February 2, 2017

Media, Communication, and the City

past event


In honor of Penn’s 2016-2017 Year of the Media, Penn IUR hosted a conversation on February 2nd on “Media, Communication, and the City”. Panelists Michael Carpini, Walter H. Annenberg Dean and Professor of Communication, Annenberg School for Communication; John L. Jackson, Jr., Dean, Richard Perry University Professor and Penn Integrates Knowledge (PIK) Professor, School of Social Policy and Practice; and Frederick Steiner, Dean and Paley Professor, School of Design, were joined by moderator and Penn IUR Co-director Eugenie Birch to discuss the media’s role in promoting equality and shared prosperity.  Penn IUR Co-director Susan Wachter initiated the event by welcoming the audience to the interdisciplinary event designed to increase conversation and integrate knowledge across schools.

Carpini began the conversation by arguing that the current media environment, represented most obviously by the 2016 presidential campaign, is the result of decades of changes in the news and media operations in the United States. These changes can be broken down into four distinct trends: growth in media outputs, deregulation of the media environment, economic crisis, and the incredible decline in the trust in news, which is currently at its lowest point in history. The culmination of these elements has resulted in the blurring of interpersonal and mass media, allowing for examples such as the Trump presidential campaign to be successful using social media to communicate to the masses. Carpini argued that this approach, with its multitude of contributing voices, has incredible democratic potential, but requires active engagement to ensure the public interest is fairly represented.  

Jackson focused on the role of faculty and academics in the new media environment. He first argued that miscommunication is an inevitable part of being a human. Perfect and purposeful communication, as the new media environment demonstrates, is impossible to achieve. Recognizing this reality, Jackson explained how the School of Social Policy and Practice is training its faculty to take a multimodal approach to communicating with the public in a way that accessible and deployable, such as through their PennTopTen.com website. He acknowledged that a key challenge to building momentum with such a project is the paradox of city living, as we see mimicked in the media landscape, where individuals have access to so much that there is always a reason to opt out.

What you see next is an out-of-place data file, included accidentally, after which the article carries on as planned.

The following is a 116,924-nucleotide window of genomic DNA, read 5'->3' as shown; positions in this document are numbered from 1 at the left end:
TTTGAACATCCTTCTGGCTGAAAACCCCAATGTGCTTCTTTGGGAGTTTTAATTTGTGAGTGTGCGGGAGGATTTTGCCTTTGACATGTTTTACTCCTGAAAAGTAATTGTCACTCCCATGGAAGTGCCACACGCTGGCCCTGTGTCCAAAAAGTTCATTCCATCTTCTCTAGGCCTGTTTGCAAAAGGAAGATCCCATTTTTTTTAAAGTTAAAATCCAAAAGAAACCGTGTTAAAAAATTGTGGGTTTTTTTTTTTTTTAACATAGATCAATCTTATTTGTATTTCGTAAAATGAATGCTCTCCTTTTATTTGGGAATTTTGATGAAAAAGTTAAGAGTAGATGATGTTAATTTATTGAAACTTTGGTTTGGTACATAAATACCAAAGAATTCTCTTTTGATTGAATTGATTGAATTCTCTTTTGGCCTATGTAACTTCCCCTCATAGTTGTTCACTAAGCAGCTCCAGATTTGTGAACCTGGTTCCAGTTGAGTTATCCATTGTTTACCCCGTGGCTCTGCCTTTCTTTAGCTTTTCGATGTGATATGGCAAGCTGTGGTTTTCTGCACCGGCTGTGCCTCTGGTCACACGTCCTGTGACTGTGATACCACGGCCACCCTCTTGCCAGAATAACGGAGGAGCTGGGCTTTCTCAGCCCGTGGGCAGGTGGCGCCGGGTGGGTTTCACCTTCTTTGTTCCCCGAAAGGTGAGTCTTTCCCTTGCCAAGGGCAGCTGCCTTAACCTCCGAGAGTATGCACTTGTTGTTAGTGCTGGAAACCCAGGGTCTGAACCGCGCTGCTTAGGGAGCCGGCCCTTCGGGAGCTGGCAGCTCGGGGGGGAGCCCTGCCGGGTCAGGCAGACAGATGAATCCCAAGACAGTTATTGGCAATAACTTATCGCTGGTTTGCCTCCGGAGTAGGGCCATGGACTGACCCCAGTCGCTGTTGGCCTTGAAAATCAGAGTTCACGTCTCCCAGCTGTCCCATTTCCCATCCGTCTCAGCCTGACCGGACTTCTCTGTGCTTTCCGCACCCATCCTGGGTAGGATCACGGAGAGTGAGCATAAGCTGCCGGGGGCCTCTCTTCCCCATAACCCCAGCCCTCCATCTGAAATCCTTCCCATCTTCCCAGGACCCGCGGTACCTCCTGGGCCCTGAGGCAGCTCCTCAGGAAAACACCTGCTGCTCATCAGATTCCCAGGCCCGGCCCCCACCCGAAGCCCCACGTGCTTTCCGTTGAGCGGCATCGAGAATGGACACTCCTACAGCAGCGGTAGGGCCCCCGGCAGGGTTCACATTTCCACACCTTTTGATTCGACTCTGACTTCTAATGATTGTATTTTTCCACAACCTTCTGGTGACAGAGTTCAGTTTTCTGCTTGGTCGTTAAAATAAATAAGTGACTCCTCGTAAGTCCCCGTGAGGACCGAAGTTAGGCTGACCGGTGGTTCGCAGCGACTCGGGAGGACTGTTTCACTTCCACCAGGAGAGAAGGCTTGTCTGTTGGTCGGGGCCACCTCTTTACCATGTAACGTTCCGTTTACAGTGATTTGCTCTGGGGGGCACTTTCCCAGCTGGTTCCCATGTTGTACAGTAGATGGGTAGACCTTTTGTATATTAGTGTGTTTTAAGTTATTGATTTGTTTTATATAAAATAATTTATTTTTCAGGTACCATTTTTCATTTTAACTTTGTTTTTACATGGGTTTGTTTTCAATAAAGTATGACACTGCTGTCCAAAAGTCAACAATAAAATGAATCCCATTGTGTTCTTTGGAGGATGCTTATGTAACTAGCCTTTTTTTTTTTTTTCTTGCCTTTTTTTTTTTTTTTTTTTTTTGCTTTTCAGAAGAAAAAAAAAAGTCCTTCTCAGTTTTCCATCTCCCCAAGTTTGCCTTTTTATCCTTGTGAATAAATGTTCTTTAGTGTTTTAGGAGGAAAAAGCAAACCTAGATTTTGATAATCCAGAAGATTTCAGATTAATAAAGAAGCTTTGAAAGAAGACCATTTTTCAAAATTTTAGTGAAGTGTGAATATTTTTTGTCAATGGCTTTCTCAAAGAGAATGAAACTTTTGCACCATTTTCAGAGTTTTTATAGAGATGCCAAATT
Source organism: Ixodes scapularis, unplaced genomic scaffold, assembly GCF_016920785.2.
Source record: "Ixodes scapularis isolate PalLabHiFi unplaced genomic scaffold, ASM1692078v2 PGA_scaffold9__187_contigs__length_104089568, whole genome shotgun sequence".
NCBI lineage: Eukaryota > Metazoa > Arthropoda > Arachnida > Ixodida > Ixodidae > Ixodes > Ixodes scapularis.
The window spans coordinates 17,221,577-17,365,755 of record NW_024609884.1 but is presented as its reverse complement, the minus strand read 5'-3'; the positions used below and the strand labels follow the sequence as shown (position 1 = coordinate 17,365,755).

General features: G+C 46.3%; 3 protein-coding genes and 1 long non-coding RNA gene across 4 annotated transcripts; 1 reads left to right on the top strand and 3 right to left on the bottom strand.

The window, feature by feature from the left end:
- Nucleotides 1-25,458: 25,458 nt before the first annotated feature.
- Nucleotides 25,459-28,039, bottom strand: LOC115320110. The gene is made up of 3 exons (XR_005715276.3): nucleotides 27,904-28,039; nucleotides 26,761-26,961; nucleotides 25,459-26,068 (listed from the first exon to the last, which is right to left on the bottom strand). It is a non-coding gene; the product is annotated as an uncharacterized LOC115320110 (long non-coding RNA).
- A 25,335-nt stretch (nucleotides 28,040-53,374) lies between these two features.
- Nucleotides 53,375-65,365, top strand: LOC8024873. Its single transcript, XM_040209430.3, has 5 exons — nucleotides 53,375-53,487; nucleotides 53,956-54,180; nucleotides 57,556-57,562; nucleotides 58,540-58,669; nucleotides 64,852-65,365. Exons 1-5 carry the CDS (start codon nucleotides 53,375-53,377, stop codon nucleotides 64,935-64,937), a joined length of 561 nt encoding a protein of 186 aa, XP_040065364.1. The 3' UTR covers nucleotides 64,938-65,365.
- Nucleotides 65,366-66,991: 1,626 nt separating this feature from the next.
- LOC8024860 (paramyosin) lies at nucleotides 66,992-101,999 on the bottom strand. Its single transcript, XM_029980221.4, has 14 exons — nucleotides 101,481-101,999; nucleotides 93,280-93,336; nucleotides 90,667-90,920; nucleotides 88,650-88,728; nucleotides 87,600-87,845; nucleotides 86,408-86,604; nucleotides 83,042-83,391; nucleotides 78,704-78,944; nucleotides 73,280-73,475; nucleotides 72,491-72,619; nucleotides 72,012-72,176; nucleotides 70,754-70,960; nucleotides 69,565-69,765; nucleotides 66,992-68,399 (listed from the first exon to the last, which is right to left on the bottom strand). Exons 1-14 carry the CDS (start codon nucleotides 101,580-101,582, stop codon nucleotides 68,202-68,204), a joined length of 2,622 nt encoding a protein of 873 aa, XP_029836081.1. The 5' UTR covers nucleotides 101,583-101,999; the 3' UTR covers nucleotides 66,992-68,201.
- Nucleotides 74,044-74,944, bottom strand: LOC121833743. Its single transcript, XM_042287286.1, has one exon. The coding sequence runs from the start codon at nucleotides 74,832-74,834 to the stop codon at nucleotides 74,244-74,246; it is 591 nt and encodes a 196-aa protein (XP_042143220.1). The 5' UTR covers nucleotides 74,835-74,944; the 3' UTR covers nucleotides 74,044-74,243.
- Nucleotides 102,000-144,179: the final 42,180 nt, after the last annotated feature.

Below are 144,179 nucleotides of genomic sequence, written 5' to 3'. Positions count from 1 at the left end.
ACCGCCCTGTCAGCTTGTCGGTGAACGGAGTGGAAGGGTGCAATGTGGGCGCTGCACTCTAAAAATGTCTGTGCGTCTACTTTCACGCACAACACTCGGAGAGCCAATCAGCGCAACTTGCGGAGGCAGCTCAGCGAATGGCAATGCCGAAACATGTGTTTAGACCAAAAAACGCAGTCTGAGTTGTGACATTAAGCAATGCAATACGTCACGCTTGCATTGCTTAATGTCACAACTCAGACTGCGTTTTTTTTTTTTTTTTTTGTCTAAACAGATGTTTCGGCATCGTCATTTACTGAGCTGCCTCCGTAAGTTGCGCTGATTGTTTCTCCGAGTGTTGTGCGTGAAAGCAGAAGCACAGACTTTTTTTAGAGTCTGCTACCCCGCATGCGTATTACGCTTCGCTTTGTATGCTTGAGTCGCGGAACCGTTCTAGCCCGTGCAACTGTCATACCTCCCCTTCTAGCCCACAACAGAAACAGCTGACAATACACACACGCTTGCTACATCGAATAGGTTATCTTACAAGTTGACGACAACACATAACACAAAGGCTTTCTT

Steiner closed out the panelists’ presentations focusing on how cities function as centers of communication and design. Using Philadelphia an example, he discussed the social, planning, and media history of the city during its founding. Today, Philadelphia serves as a terrific example of a city still experimenting with important aspects of communicative, through its proliferation of publications, local coverage of architecture and design, and the community design initiatives of institutions such as Penn.  He emphasized that Philadelphia began the social experiment that is the United States and it remains an epicenter of design experimentation.

Following panelist presentations, Birch moderated a discussion covering predictions for the future of the media landscape, the intersection of academics and journalists in communicating complex topics to the public, and the need to recognize the aspects of communication that go beyond information content. An engaged audience of professors, students and members of the public asked additional questions of the presenters on topics ranging from whether media has a biased-focus on cities, the plurality of urban areas often portrayed in the media as single communities, and the often ambivalent role universities play in urban life.

This event was made possible with the support of the Office of the Provost and coincides with the University of Pennsylvania’s “Year of Media”. Special thanks to Jordan Hillier for contributing to this article. 


Media, Communications, and the City



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